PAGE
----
Background: Opioids are potent painkillers but come with serious adverse effects ranging from addiction to potentially lethal respiratory depression. A variety of drugs with separate mechanisms of action are available to prevent or reverse opioid-induced respiratory depression (OIRD).
Methods: The authors reviewed human studies on reversal of OIRD using models that describe and predict the time course of pharmacokinetics (PK) and pharmacodynamics (PD) of opioids and reversal agents and link PK to PD.
Results: The PKPD models differ in their basic structure to capture the specific pharmacological mechanisms by which reversal agents interact with opioid effects on breathing. The effect of naloxone, a competitive opioid receptor antagonist, is described by the combined effect-compartment receptor-binding model to quantify rate limitation at the level of drug distribution and receptor kinetics. The effects of reversal agents that act through non-opioidergic pathways, such as ketamine and the experimental drug GAL021, are described by physiological models, in which stimulants act at CO2 chemosensitivity, CO2-independent ventilation, or both. The PKPD analyses show that although all reversal strategies may be effective under certain circumstances, there are conditions at which reversal is less efficacious and sometimes even impossible.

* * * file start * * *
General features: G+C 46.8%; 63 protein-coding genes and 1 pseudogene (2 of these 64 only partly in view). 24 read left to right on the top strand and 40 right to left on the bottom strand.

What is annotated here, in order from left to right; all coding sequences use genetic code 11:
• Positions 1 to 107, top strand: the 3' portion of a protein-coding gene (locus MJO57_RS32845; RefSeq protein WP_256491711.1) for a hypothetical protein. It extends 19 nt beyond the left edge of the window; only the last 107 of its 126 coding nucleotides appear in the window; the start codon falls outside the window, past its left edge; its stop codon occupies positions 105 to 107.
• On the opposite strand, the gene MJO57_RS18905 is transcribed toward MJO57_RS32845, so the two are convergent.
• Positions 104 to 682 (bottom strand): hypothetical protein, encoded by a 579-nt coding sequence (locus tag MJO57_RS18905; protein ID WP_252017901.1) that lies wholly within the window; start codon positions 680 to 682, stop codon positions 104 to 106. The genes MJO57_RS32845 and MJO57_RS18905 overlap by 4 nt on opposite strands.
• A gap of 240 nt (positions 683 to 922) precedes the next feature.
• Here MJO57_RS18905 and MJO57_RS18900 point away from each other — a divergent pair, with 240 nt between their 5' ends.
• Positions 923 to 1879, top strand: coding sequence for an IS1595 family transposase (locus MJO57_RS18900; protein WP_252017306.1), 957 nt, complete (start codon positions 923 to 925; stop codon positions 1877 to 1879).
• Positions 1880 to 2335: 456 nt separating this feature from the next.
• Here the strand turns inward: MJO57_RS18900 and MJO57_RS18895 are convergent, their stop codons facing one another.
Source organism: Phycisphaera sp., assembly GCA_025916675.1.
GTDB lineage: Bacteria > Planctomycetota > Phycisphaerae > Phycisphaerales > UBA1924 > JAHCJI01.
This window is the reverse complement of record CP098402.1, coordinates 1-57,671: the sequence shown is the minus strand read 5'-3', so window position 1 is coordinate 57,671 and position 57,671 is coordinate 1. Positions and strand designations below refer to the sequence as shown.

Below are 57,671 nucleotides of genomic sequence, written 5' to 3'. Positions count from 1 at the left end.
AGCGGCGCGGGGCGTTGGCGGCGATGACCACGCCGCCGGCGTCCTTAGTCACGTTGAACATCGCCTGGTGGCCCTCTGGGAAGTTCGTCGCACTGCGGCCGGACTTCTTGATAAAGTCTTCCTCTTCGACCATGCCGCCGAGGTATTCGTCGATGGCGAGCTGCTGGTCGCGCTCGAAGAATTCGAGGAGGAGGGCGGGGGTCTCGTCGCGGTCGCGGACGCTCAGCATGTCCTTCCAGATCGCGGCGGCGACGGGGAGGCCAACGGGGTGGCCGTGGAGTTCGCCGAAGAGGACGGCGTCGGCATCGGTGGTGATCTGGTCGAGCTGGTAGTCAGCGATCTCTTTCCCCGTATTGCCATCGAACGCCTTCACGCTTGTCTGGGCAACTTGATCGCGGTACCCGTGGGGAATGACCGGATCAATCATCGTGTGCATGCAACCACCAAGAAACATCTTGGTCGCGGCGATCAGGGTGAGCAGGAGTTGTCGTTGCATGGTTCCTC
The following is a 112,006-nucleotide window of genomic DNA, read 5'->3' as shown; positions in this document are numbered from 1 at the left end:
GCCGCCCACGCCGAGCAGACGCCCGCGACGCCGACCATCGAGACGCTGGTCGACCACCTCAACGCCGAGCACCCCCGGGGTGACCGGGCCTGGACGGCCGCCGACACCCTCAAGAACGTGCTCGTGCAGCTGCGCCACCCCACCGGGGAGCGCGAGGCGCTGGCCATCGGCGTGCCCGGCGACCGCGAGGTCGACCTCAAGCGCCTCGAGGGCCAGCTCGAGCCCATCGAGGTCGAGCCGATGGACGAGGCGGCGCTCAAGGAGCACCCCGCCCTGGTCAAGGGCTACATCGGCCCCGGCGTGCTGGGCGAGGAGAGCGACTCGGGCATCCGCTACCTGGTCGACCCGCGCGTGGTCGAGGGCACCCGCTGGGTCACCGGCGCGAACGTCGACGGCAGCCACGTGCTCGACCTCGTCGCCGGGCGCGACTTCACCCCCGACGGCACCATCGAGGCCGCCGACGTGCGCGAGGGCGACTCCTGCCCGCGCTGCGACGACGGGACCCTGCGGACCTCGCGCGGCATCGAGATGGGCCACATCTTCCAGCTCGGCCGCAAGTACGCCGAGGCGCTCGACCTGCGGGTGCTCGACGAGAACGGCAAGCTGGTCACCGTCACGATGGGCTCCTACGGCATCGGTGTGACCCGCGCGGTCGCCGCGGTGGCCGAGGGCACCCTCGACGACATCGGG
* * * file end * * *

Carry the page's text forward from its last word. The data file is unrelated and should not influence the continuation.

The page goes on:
Conclusions: Model-based drug development is needed to design an 'ideal' reversal agent-that is, one that is not influenced by opioid receptor kinetics, does not interfere with opioid analgesia, has a rapid onset of action with long-lasting effects, and is devoid of adverse effects.
Keywords: breathing; naloxone; opioids; pharmacodynamics; pharmacokinetics; respiratory depression.
Copyright © 2019 British Journal of Anaesthesia. Published by Elsevier Ltd. All rights reserved.